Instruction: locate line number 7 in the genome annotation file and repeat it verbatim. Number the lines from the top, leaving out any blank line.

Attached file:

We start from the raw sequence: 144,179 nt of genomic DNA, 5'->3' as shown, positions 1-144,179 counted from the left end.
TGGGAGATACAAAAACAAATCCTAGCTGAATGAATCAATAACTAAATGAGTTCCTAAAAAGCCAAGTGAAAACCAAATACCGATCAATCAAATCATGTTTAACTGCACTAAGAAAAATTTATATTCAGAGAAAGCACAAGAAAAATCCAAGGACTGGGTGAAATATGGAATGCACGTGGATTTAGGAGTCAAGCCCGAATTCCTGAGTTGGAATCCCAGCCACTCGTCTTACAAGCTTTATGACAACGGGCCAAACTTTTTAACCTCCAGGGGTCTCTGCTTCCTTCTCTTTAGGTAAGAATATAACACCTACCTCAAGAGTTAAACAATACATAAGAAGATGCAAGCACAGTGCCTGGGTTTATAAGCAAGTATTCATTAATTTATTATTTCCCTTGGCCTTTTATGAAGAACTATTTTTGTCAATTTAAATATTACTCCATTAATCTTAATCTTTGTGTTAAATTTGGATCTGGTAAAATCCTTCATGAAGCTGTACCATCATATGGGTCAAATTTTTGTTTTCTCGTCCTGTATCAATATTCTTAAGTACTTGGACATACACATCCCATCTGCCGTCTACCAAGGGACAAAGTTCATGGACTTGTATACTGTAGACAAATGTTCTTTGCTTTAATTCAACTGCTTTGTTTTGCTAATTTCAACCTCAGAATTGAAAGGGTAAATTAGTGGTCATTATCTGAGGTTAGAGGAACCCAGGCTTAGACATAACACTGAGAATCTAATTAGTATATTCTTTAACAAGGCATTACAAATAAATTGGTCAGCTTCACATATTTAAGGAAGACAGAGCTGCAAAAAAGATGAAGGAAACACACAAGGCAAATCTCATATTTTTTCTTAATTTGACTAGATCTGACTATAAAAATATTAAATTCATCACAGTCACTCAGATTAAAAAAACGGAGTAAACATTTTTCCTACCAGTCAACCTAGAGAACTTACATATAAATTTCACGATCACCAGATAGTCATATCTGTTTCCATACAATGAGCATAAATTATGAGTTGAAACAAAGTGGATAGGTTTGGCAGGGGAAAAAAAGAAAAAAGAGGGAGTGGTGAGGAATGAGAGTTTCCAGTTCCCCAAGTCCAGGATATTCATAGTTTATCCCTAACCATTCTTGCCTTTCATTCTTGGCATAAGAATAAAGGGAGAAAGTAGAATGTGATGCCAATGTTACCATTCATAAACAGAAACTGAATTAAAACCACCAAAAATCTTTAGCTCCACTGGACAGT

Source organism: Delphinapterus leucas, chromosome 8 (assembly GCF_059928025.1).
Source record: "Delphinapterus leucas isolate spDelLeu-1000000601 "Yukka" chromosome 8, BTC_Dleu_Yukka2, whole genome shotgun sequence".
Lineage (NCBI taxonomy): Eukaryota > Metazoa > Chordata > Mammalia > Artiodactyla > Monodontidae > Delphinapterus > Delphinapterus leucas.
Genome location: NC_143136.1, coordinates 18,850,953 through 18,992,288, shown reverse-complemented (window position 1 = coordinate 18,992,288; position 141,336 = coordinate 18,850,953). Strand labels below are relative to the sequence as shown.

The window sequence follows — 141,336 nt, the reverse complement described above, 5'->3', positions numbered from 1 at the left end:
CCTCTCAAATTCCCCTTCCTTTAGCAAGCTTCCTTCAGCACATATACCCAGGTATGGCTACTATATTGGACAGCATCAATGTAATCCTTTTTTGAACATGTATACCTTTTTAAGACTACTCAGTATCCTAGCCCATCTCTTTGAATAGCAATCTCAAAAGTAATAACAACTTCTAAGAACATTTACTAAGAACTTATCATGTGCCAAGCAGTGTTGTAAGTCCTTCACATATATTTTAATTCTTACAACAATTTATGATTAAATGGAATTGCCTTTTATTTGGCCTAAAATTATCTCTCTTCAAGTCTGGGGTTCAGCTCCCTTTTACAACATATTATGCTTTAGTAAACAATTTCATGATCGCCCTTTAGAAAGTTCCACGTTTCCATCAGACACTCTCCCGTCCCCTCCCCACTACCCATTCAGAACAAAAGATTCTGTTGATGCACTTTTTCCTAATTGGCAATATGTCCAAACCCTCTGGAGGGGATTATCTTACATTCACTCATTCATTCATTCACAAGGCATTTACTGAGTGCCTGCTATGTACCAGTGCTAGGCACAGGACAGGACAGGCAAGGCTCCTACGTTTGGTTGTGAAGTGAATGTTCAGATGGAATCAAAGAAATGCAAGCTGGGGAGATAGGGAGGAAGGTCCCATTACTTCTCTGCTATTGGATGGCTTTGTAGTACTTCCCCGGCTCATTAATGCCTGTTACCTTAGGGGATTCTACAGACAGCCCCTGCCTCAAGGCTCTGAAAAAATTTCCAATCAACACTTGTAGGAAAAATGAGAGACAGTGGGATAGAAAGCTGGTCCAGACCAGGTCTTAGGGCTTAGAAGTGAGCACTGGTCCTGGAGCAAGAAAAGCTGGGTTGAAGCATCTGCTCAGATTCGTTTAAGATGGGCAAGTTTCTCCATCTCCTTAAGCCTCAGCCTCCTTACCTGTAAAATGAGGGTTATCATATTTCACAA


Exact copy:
The window sequence follows — 141,336 nt, the reverse complement described above, 5'->3', positions numbered from 1 at the left end: